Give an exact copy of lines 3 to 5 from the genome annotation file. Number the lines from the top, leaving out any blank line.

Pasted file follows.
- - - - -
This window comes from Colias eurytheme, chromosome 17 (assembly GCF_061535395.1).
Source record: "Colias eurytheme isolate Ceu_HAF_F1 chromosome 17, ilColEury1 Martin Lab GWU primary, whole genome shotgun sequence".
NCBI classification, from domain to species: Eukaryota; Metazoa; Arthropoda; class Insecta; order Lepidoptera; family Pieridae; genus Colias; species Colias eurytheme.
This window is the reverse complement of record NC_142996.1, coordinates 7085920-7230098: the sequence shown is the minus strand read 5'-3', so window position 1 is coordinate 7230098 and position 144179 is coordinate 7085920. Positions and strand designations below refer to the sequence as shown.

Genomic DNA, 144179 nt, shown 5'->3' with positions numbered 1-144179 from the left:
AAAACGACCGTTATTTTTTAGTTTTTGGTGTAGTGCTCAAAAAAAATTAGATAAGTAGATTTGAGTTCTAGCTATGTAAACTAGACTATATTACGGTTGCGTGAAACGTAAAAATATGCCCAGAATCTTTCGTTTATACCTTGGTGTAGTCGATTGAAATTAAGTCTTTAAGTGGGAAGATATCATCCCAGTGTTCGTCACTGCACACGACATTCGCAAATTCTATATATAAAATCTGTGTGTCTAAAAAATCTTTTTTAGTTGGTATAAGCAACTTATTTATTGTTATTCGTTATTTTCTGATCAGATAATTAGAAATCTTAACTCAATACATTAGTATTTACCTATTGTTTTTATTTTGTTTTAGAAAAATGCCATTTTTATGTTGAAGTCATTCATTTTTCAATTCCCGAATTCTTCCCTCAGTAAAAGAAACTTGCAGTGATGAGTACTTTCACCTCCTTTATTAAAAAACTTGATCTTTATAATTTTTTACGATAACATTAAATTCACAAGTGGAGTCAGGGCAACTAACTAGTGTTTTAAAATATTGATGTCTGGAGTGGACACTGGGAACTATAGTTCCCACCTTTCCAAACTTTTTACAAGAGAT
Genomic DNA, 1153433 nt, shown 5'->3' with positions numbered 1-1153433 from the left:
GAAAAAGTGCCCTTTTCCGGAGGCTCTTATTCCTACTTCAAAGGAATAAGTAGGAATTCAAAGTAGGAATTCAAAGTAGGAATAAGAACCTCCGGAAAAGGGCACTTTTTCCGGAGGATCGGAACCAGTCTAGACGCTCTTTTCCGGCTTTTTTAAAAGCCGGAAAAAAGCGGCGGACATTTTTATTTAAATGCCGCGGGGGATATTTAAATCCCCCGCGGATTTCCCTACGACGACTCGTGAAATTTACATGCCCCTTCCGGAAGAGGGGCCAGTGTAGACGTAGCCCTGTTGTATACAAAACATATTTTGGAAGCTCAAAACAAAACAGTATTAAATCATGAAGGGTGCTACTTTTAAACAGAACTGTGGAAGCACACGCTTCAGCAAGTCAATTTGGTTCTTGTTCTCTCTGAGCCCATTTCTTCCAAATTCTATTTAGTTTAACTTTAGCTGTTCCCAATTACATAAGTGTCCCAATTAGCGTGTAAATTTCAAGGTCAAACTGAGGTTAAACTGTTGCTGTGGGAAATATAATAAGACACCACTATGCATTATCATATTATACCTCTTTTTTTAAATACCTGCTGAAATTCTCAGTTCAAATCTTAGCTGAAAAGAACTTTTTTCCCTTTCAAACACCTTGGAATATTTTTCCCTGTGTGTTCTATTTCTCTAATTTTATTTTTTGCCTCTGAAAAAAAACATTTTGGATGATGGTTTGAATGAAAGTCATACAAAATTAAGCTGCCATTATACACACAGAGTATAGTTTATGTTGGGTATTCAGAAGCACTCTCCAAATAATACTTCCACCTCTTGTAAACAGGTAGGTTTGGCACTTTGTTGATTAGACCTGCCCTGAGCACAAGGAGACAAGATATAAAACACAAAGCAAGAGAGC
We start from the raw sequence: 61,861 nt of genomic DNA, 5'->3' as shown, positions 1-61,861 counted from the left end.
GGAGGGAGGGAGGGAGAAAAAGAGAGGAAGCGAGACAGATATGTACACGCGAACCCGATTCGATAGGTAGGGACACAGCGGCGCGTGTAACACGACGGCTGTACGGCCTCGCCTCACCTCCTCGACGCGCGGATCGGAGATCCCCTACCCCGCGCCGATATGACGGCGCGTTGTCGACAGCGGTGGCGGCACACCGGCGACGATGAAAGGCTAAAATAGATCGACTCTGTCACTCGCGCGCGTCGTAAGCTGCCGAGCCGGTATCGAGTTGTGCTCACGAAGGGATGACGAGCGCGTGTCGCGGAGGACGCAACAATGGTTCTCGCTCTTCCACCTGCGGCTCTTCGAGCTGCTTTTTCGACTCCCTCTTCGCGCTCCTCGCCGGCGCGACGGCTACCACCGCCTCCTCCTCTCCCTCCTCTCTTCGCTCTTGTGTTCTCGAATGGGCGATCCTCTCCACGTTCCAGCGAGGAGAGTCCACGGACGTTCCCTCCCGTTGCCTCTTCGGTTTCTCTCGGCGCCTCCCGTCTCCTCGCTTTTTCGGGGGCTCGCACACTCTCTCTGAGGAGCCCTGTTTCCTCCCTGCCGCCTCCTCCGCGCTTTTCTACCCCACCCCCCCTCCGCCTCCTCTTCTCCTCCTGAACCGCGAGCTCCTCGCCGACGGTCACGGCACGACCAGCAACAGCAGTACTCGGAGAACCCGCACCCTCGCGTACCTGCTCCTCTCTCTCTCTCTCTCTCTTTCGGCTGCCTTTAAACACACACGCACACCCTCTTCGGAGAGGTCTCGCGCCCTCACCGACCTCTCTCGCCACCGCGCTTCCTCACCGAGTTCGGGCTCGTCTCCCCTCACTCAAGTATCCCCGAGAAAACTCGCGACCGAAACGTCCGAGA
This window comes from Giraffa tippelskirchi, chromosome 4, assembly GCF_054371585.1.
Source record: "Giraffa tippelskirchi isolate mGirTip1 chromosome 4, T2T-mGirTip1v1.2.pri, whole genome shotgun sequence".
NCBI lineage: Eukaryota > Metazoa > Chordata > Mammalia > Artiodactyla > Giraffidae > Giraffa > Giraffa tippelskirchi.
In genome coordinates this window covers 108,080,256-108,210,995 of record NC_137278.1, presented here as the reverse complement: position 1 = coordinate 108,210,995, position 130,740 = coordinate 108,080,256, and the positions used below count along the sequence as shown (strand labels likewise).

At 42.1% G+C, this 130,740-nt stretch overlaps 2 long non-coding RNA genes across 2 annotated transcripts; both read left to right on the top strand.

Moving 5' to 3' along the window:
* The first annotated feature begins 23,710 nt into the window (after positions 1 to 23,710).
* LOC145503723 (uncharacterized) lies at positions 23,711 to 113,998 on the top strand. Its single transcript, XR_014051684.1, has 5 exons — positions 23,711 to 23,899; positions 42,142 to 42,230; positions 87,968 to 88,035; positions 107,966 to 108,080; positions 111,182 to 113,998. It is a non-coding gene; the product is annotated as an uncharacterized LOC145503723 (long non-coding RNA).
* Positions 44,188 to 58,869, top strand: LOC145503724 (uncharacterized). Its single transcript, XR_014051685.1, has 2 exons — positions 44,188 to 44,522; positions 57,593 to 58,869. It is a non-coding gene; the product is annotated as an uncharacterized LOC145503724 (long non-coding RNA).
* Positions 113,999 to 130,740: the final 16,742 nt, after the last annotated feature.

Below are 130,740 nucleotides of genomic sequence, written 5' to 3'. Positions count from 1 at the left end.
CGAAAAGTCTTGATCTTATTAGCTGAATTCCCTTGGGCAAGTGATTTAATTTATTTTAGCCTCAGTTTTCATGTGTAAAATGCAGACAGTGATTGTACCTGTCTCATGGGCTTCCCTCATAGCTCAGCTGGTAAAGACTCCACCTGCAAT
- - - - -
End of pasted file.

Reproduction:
NCBI classification, from domain to species: Eukaryota; Metazoa; Arthropoda; class Insecta; order Lepidoptera; family Pieridae; genus Colias; species Colias eurytheme.
This window is the reverse complement of record NC_142996.1, coordinates 7085920-7230098: the sequence shown is the minus strand read 5'-3', so window position 1 is coordinate 7230098 and position 144179 is coordinate 7085920. Positions and strand designations below refer to the sequence as shown.

Genomic DNA, 144179 nt, shown 5'->3' with positions numbered 1-144179 from the left: